Tiny pores at a cell's entryway act as miniature bouncers, letting in some electrically charged atoms--ions--but blocking others. Operating as exquisitely sensitive filters, these "ion channels" play a critical role in biological functions such as muscle contraction and the firing of brain cells.

To rapidly transport the right ions through the cell membrane, the tiny channels rely on a complex interplay between the ions and surrounding molecules,...

Im Focus: Towards data storage at the single molecule level

The miniaturization of the current technology of storage media is hindered by fundamental limits of quantum mechanics. A new approach consists in using so-called spin-crossover molecules as the smallest possible storage unit. Similar to normal hard drives, these special molecules can save information via their magnetic state. A research team from Kiel University has now managed to successfully place a new class of spin-crossover molecules onto a surface and to improve the molecule’s storage capacity. The storage density of conventional hard drives could therefore theoretically be increased by more than one hundred fold. The study has been published in the scientific journal Nano Letters.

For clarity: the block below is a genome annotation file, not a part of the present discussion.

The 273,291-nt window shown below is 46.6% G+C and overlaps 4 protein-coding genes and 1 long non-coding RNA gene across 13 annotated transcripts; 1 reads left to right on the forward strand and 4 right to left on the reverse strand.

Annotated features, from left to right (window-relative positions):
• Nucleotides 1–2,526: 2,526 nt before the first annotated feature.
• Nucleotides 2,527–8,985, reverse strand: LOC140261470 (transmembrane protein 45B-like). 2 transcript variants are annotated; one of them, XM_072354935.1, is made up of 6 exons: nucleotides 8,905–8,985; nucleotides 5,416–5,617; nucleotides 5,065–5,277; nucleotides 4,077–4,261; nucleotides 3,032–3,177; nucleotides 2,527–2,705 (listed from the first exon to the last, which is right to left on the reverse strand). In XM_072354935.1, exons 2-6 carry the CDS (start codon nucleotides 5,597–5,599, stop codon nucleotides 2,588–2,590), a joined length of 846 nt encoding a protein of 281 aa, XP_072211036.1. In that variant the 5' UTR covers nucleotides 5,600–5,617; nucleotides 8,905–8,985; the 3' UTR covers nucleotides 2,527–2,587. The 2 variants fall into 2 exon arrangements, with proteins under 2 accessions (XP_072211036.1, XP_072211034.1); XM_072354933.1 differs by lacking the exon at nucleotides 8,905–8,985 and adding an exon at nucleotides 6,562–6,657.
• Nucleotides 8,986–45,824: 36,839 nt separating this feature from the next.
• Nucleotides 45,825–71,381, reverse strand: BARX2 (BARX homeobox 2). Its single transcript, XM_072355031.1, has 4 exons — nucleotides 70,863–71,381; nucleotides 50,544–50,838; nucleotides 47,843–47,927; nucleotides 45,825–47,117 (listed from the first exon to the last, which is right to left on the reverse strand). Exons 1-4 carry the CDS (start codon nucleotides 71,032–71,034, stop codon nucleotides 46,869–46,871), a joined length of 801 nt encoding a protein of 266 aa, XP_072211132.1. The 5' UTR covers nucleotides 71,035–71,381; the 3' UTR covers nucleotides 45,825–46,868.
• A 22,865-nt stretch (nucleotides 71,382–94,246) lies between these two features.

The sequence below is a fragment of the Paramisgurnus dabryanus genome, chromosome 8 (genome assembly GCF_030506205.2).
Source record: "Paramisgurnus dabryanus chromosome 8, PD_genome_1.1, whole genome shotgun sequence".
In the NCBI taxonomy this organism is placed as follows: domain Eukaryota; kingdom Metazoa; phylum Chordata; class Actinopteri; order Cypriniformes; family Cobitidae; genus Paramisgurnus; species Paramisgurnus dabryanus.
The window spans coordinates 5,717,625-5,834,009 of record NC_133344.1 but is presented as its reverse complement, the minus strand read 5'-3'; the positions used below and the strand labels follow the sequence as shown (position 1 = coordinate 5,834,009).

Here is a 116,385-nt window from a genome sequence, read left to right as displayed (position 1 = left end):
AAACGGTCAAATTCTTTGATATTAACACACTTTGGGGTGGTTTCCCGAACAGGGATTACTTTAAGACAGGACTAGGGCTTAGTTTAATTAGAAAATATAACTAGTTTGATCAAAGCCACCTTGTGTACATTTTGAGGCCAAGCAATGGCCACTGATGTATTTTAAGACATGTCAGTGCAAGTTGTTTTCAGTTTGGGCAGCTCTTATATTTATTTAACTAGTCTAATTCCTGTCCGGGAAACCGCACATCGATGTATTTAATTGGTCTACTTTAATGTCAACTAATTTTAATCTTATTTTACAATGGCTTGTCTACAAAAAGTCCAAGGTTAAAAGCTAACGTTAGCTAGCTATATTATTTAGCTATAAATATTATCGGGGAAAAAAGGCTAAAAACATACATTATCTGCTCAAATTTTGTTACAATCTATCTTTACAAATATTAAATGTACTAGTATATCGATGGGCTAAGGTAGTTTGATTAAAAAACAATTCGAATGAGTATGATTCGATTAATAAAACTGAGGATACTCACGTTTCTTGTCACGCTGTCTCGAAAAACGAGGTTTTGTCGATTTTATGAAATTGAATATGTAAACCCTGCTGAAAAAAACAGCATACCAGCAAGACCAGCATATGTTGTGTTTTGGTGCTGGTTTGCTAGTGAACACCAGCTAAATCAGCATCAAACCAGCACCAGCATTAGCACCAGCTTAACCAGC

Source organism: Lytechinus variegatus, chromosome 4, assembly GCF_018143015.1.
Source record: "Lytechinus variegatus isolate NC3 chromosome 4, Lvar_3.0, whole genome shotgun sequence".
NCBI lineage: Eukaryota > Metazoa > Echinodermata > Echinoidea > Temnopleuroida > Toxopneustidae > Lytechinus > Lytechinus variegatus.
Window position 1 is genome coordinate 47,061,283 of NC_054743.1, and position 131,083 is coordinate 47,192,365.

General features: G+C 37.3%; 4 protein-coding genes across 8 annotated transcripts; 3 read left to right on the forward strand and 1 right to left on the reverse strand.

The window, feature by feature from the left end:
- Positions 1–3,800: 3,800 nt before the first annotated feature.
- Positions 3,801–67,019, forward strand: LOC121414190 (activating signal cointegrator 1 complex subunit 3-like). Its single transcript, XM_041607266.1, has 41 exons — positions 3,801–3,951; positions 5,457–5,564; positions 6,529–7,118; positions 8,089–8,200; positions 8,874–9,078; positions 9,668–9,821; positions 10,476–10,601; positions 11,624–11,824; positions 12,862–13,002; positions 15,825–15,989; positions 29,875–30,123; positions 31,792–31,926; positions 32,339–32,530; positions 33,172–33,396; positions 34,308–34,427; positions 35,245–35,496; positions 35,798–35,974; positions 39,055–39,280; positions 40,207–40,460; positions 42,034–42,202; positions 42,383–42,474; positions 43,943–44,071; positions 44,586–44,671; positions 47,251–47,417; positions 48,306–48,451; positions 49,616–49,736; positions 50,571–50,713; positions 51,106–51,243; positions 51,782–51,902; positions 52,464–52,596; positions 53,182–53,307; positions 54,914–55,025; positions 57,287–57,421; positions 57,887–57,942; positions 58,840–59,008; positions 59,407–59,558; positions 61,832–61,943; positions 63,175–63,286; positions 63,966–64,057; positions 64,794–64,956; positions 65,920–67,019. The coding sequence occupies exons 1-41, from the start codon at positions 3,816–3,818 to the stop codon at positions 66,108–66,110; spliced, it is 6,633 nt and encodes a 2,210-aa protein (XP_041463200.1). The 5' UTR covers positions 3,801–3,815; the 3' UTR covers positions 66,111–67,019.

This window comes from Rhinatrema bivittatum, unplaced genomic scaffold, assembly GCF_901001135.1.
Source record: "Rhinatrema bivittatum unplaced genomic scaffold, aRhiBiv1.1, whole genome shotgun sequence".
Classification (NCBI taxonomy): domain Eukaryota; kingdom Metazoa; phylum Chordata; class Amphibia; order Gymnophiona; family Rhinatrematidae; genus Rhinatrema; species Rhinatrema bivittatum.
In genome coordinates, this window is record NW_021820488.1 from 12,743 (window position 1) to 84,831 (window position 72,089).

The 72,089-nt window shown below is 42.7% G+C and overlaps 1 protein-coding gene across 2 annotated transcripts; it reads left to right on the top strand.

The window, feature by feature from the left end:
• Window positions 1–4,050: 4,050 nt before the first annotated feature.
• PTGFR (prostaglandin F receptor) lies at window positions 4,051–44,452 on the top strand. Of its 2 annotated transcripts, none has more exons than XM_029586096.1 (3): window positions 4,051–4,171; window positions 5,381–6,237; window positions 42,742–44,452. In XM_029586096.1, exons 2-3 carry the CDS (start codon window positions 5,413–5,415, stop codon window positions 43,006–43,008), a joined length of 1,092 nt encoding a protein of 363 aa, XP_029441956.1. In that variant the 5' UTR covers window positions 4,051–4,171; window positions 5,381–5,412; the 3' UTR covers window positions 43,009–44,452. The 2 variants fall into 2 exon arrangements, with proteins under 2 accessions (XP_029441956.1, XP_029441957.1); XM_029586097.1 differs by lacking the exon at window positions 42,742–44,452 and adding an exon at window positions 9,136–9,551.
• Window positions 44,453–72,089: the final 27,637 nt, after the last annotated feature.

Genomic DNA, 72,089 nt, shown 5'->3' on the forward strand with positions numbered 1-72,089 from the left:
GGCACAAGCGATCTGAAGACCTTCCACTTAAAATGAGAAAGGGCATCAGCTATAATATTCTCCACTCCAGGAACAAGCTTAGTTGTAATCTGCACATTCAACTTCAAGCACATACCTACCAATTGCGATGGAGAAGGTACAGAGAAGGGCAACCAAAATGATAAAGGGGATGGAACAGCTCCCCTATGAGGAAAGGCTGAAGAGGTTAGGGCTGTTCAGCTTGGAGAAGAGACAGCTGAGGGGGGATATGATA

Over the past few years, the building blocks of storage media have gotten ever smaller. But further miniaturization of the current technology is hindered by...

Im Focus: Successful Mechanical Testing of Nanowires

With innovative experiments, researchers at the Helmholtz-Zentrums Geesthacht and the Technical University Hamburg unravel why tiny metallic structures are extremely strong

Light-weight and simultaneously strong – porous metallic nanomaterials promise interesting applications as, for instance, for future aeroplanes with enhanced...

All Focus news of the innovation-report >>>

Anzeige

Anzeige

Event News

See, understand and experience the work of the future

11.12.2017 | Event News

Innovative strategies to tackle parasitic worms

08.12.2017 | Event News

AKL’18: The opportunities and challenges of digitalization in the laser industry

07.12.2017 | Event News

 
Latest News

A whole-body approach to understanding chemosensory cells

13.12.2017 | Health and Medicine

Water without windows: Capturing water vapor inside an electron microscope

13.12.2017 | Physics and Astronomy

Cellular Self-Digestion Process Triggers Autoimmune Disease

13.12.2017 | Life Sciences

VideoLinks
B2B-VideoLinks
More VideoLinks >>>